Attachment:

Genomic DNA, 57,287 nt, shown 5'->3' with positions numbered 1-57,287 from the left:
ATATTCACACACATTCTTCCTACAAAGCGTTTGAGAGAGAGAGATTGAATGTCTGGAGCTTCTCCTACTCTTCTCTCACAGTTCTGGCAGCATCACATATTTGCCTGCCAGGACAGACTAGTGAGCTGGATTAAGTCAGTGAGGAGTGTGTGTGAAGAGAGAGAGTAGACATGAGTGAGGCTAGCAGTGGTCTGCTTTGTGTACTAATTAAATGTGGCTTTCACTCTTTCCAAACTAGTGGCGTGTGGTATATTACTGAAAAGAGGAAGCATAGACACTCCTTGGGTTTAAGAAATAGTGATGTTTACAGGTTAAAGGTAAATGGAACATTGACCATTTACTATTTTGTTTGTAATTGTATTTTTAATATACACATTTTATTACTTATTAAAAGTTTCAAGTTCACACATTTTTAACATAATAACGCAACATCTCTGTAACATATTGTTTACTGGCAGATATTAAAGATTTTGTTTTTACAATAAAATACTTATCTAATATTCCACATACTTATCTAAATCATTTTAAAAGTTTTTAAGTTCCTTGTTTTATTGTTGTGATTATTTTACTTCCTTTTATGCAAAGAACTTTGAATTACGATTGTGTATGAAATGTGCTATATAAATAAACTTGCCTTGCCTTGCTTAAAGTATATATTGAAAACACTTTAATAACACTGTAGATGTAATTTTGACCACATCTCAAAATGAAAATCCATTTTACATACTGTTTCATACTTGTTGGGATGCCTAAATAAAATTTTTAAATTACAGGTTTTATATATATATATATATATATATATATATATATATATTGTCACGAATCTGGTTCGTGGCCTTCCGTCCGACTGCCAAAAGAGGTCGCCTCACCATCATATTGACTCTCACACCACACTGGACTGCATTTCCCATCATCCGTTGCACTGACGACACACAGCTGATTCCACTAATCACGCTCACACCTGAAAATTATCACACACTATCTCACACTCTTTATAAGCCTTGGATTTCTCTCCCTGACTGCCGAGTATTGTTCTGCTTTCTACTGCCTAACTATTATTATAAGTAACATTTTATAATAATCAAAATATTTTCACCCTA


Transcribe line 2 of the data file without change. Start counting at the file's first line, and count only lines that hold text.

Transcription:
ATATTCACACACATTCTTCCTACAAAGCGTTTGAGAGAGAGAGATTGAATGTCTGGAGCTTCTCCTACTCTTCTCTCACAGTTCTGGCAGCATCACATATTTGCCTGCCAGGACAGACTAGTGAGCTGGATTAAGTCAGTGAGGAGTGTGTGTGAAGAGAGAGAGTAGACATGAGTGAGGCTAGCAGTGGTCTGCTTTGTGTACTAATTAAATGTGGCTTTCACTCTTTCCAAACTAGTGGCGTGTGGTATATTACTGAAAAGAGGAAGCATAGACACTCCTTGGGTTTAAGAAATAGTGATGTTTACAGGTTAAAGGTAAATGGAACATTGACCATTTACTATTTTGTTTGTAATTGTATTTTTAATATACACATTTTATTACTTATTAAAAGTTTCAAGTTCACACATTTTTAACATAATAACGCAACATCTCTGTAACATATTGTTTACTGGCAGATATTAAAGATTTTGTTTTTACAATAAAATACTTATCTAATATTCCACATACTTATCTAAATCATTTTAAAAGTTTTTAAGTTCCTTGTTTTATTGTTGTGATTATTTTACTTCCTTTTATGCAAAGAACTTTGAATTACGATTGTGTATGAAATGTGCTATATAAATAAACTTGCCTTGCCTTGCTTAAAGTATATATTGAAAACACTTTAATAACACTGTAGATGTAATTTTGACCACATCTCAAAATGAAAATCCATTTTACATACTGTTTCATACTTGTTGGGATGCCTAAATAAAATTTTTAAATTACAGGTTTTATATATATATATATATATATATATATATATATATATTGTCACGAATCTGGTTCGTGGCCTTCCGTCCGACTGCCAAAAGAGGTCGCCTCACCATCATATTGACTCTCACACCACACTGGACTGCATTTCCCATCATCCGTTGCACTGACGACACACAGCTGATTCCACTAATCACGCTCACACCTGAAAATTATCACACACTATCTCACACTCTTTATAAGCCTTGGATTTCTCTCCCTGACTGCCGAGTATTGTTCTGCTTTCTACTGCCTAACTATTATTATAAGTAACATTTTATAATAATCAAAATATTTTCACCCTA